One thing that I have always observed in coming to Calapan is the simplicity of things. But this should not be associated with, nor be used to replace the notion of, backwardness. Their life is interesting in their own respect. Anyway, the first things that should greet you upon arriving by RO-RO ship or the ever-speedy SuperCat are the noises in the busy pier and the sea air – rich in salt aroma and fish smell. A short ride on a tricycle would bring you the main place, Calapan.
Despite having missed back then the opportunity to dig in the city’s past (it was too late when I decided to head for their library), I nevertheless enjoyed the scattered old houses that give you at least a glimpse of what the place looked like before.
The biggest find I had was the former Mindoro High School, now Jose J. Leido Jr. Memorial National High School (LEMNAHIS). This is where, as accounts say, NVM Gonzalez took up his formative studies when he was young. Parts of the school probably destroyed by the Second World War, there is a plate in their main building stating America’s aid to the restoration of the school through the Philippine Rehabilitation Act of 1946. Their library looks the same as all the other school buildings that were built through the help of the foreigners (read the Americans) after WWII. When we made our visit, there were rooms that were unusable because of the onslaught of the typhoon Milenyo (2006) at that time.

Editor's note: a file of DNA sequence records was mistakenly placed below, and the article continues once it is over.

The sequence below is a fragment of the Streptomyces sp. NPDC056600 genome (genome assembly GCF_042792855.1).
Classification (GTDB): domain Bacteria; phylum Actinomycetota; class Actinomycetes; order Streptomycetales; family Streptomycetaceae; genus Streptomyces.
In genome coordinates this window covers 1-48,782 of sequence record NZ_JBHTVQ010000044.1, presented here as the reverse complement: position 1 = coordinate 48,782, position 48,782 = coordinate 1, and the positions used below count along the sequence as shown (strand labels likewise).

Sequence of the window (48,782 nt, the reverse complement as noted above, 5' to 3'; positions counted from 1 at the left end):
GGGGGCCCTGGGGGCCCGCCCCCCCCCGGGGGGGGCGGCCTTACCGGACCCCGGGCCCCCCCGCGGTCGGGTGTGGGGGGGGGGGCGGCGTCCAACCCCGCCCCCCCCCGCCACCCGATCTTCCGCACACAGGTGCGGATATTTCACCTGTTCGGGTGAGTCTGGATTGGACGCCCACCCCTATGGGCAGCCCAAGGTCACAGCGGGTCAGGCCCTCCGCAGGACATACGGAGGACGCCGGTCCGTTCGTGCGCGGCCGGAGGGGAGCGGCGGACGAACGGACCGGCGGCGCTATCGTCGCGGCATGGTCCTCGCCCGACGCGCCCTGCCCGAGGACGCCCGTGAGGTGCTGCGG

* the church facade
* an entrance to an abandoned building; too bad there were no markings that may at least identify the structure
Night winds are particularly severe especially during the Christmas season, but one would definitely enjoy the nights which have always been packed with many adventures – finding a beautiful stray pet dog, meeting new people in the middle of the street at night, takutan moments, among other.
I can still remember one time when I had to spend the night with a team of barangay tanod [patrols] and share with them the night full of stories, gossips, pandesal [literally, bread of salt]. Those were pure camaraderie born in the night. I could very well say right now that,good things are not always confined to the metropolis. For although Calapan is already a city, it is still characterized by the provincial beauty that you cannot, in any way, understand unless you get to experience it. Do you think that there is such a thing as falling in love with a city?
* my old cellphone; almost got lost on the way to this place; good things the tricycle driver returned it to us
Note: There have been many instances when a visit to Calapan was made; thus the photographs shown in this entry do not, in any way, been arranged chronologically, instead they have been random choices from the files I have in hand. Nevertheless, it is a hope that it would be a help, and a pleasure as well, to those who would chance upon this entry.